Protect Diamond Rings and Other Expensive Jewelry with Appropriate Insurance, I.I.I. Warns
NEW YORK, Feb. 1, 2005 — If you receive an engagement ring or other piece of expensive jewelry on Valentine’s Day, make sure you have the necessary insurance, advises the Insurance Information Institute (I.I.I.).
Standard homeowners and renters insurance policies include coverage for personal items such as jewelry. However, many policies limit the dollar amount for theft of valuable personal possessions such as jewelry, furs, and precious stones from $1,000 to $2,000.
“To properly insure jewelry and other expensive items, consider purchasing additional coverage through a floater or an endorsement,” says Jeanne M. Salvatore, the I.I.I.’s vice president of Consumer Affairs.
In most cases, you would also be covered for “mysterious disappearance.” This means that if your ring falls off your finger or is lost, you would be financially protected. With floaters and endorsements, there are no deductibles and frequently you will get the option of having the insurance company replace the item for you, according to Salvatore.
Floaters and endorsements are available as additions to home and renters insurance policies. Some companies also offer a stand-alone policy to cover jewelry without having to purchase home or renters policies.
“While there is no way to insure the sentimental value of jewelry, having it properly insured will provide financial protection in the event it is lost or stolen,” says Salvatore.
To make sure your jewelry is adequately protected, the I.I.I. suggests:
Contact your insurance professional immediately
Let your agent or company representative know that you are now in possession of an expensive piece of jewelry. Find out how much coverage you have and if additional insurance is needed.
Have the item appraised
Heirlooms and items that were purchased several years ago will need to be appraised for their dollar value. Ask your insurer for recommendations regarding a reputable appraiser. It is important that expensive items are appraised properly. If you purchase a floater or endorsement, you will pay premium based on the appraised value and in the event of a claim, be compensated for this dollar amount.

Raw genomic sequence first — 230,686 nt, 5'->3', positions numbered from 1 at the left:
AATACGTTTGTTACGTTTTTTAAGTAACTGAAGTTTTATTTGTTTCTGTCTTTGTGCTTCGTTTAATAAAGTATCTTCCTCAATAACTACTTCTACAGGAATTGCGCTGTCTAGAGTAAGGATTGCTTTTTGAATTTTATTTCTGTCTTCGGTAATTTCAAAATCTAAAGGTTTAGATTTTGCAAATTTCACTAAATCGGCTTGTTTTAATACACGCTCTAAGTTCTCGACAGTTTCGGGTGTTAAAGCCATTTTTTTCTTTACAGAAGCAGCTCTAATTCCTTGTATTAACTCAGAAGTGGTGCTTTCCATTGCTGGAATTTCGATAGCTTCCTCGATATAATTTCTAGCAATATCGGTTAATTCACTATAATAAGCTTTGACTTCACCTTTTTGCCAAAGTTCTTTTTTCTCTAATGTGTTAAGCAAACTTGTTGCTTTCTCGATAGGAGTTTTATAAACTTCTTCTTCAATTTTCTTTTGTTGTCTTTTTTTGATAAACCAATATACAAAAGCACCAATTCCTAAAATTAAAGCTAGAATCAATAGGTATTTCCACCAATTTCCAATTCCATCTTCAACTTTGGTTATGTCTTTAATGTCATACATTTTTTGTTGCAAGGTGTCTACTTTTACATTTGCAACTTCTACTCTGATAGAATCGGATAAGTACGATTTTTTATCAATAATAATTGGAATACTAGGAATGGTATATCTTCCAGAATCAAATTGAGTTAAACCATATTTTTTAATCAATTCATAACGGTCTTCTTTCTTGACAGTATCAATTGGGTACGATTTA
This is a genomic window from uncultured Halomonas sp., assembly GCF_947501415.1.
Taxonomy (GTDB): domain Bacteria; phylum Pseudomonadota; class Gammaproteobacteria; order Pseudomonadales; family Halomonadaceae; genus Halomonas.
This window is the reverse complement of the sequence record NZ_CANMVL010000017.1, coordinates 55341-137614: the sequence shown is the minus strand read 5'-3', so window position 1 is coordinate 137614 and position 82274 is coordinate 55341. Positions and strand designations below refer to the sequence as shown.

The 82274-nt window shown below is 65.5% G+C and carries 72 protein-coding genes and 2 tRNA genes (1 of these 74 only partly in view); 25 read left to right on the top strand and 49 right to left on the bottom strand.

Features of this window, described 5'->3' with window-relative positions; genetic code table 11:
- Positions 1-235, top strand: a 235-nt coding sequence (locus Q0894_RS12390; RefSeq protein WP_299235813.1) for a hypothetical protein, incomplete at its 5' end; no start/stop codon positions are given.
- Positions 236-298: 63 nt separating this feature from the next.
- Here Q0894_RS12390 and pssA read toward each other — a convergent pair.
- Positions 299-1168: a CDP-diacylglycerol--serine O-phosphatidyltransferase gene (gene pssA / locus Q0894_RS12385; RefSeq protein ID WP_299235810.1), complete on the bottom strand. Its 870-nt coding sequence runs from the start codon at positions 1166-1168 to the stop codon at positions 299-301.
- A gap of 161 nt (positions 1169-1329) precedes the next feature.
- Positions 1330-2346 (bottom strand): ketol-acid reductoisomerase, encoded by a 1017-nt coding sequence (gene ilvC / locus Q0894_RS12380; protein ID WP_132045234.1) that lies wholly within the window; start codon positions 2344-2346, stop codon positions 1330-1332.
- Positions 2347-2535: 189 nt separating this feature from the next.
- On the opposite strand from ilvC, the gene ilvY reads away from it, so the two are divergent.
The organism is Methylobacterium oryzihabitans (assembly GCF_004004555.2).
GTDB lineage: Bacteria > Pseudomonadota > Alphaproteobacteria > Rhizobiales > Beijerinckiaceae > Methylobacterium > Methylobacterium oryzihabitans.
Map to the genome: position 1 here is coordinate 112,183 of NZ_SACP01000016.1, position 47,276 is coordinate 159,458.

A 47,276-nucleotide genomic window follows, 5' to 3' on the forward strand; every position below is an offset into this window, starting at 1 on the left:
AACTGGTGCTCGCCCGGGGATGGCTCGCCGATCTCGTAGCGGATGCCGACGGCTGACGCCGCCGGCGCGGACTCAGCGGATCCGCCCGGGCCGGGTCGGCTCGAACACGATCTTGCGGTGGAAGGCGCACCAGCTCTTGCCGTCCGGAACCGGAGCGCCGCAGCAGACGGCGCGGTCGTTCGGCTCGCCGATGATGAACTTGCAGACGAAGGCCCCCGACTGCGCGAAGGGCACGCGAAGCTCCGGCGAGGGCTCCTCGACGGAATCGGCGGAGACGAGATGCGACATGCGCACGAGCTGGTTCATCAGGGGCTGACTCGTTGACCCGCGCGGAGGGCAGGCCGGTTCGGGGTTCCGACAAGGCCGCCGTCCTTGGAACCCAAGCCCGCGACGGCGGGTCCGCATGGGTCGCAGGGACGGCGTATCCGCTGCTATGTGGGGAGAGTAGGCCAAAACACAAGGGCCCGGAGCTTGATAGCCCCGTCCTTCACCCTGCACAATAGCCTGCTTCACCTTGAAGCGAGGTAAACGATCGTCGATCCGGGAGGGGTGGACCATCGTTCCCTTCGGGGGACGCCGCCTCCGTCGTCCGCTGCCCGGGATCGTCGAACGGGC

Keep a copy of the store receipt
You will need to forward a copy of the receipt to your insurer so that the company knows the current retail value of the item. Keep a copy for yourself and include it with your home inventory.
Store valuables in a secure location
Protect your jewelry by storing it in a secure location in your home. If you don’t plan to wear the item regularly or are holding it for a child, consider keeping it in a safe deposit box. You may save money on the cost of insuring it, as some companies offer “in vault” coverage. If you want to wear the jewelry for a special occasion, many insurers will offer the option of purchasing additional coverage for the time it is out of the bank. You would, of course, have to notify your insurer ahead of time.
Update the value of your jewelry
Expensive items can go up or go down in value. Talk to your insurance professional about how to make sure the dollar amount of your floater or endorsement reflects these changes. Prices for floaters and endorsements will vary depending on the type of jewelry, the insurance company you choose, where you live and where the item will e kept.
Take a picture of the item or collection
Get into the habit of keeping a visual record of all of your personal possessions. This helps to document your loss and speed up the claims process. It is also useful to document antique and unusual pieces of jewelry.
Add the item to your home inventory
Everyone should have an up-to-date inventory of their personal possessions. This can help purchase the correct amount of insurance and speed up the claims process when there is a loss. To make creating a home inventory fun and simple, the I.I.I. created free, downloadable software located on www.knowyourstuff.com. You can add a digital photograph of your new gift and save scanned receipts. Computerizing your inventory also makes updating it faster and easier.
For more information regarding insurance, access the I.I.I.’s website at www.insurance.info. There is a link on the front page of the site to the taking inventory software and information on all aspects of insurance including home, auto, life and disability coverage. In addition, the media can download broadcast quality sound bytes for this release at www.insurance.info/media/radio/jewelry/
The I.I.I. is a non-profit, communications organization supported by the property/casualty insurance business.